Just like Drake’s original albums, Fruit Tree didn’t sell a lick.  But because it was supported by Partridge’s record industry know-how and traded on many of his old contacts in the music press, the critics took a second look at Nick Drake.  And this time, perhaps in light of his tragic demise, they were much more open to his music than they’d been just a few years earlier.

This time the critics actually heard Nick Drake, and many truly came to realize just how much they’d missed the first time around.

What’s more, since his albums were all still in print, it was not necessary to scour the cut-out bins to find them.  They were still available from the Island catalog and in record stores in countries all over the world.

As a result, Drake not only became a critical darling, in a very real way he very much stayed alive.  And on top of that, it was suddenly cool in many prestigious and influential circles to actually like him., and to say you liked him.

Nick Drake, in other words, had something in death he never had going for him in life: momentum.

And it continued throughout the 80’s, as more and more artists began to rise up and acknowledge Drake’s influence on their music.

Robert Smith of the post-punk group, the Cure, admitted he named his band after Drake’s song, Time Has Told Me (“a troubled cure for a troubled mind”).

Legendary British folk singer and guitarist John Martyn said that he wrote the title track for his seminal album, Solid Air, for and about Drake.

Mike Mills and Michael Stipe of R.E.M. spoke of Drake’s profound influence on them during the making of 1985’s Fables of the Reconstruction, which was recorded in England and produced by Drake’s former producer, Boyd.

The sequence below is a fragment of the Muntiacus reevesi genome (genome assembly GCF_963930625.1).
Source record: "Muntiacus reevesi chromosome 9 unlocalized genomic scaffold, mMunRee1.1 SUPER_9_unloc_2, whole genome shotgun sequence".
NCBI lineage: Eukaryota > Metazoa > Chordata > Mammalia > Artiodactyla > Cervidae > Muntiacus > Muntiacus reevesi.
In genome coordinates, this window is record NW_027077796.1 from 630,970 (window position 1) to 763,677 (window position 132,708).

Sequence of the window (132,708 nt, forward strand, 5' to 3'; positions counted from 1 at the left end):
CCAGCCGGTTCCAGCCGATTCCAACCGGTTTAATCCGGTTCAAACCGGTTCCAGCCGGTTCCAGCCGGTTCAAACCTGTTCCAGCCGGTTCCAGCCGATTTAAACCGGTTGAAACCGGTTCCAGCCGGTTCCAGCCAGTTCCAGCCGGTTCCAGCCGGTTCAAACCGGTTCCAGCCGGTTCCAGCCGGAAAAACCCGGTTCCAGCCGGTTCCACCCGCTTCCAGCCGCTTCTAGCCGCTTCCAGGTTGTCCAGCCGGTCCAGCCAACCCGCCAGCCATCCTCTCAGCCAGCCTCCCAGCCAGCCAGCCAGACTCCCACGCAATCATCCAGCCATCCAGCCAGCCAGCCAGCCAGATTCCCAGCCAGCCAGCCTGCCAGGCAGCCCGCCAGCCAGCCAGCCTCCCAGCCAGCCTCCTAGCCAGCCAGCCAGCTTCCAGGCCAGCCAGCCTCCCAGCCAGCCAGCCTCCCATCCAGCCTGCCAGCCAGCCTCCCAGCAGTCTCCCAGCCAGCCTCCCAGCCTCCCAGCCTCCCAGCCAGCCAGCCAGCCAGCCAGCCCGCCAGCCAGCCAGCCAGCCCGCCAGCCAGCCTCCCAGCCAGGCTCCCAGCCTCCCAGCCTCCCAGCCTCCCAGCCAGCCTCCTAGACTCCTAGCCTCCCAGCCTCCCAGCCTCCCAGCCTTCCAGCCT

And in that same year, the Dream Academy, an otherwise forgettable British pop group, released Life in a Northern Town, which became something of an international sensation for the band.  The single, perhaps named in honor of the part of England the singer called home, included both an on-sleeve tribute to Drake’s memory and the following words from the song’s final verse:

The evening had turned to rain
Watch the water roll down the drain,
And we followed him down to the station.

Though he never would wave goodbye,
You could see it written in his eyes
As the train rolled out of sight.

But Nick Drake’s true vindication as an artist would still be 15 years away.

Finally, in 1999, the Boston-based advertising agency, Arnold Worldwide, was busy putting the final touches on an innovative new campaign they had created for the 2000 Volkswagen Cabriolet, with its tagline, “Drivers wanted.”

One of the campaign’s first TV ads was all but done.  It was storyboarded, shot, and named.  The creative director at the agency decided to call it “Milky Way,” since the plan was to use the Church’s 1989 hit from Australia, Under the Milky Way, as the soundtrack.

The premise of the ad was four kids are driving in their Cabrio headed for a party one dark and beautiful moonlit night. The kids drive in silence, the car’s convertible top down, exposing a rich, full moon in the cloudless sky.  When they get to the party, they see it is just more of the same; same faces, same talk, same old tired thing.

So without saying a word, they simply look at each other.  The driver then puts the car in reverse, backs away, and without ever turning off the engine, drives his passengers into the quiet and unknown wonder of the still-moonlit night.

As the agency’s creative team watched the shimmering, eerie stillness of the visuals and listened to the compelling but too-familiar music playing underneath, one person in the room suddenly had an idea.  He remembered an album he had in his record collection at home.  It was called Fruit Tree, a vinyl compilation of Nick Drake songs someone had once given him.  He urged the team before they went into final production to take at least one listen to a song he had in mind.

The next day he brought in the record for the team and played that one song, Pink Moon, along with a version of the ad without an audio track.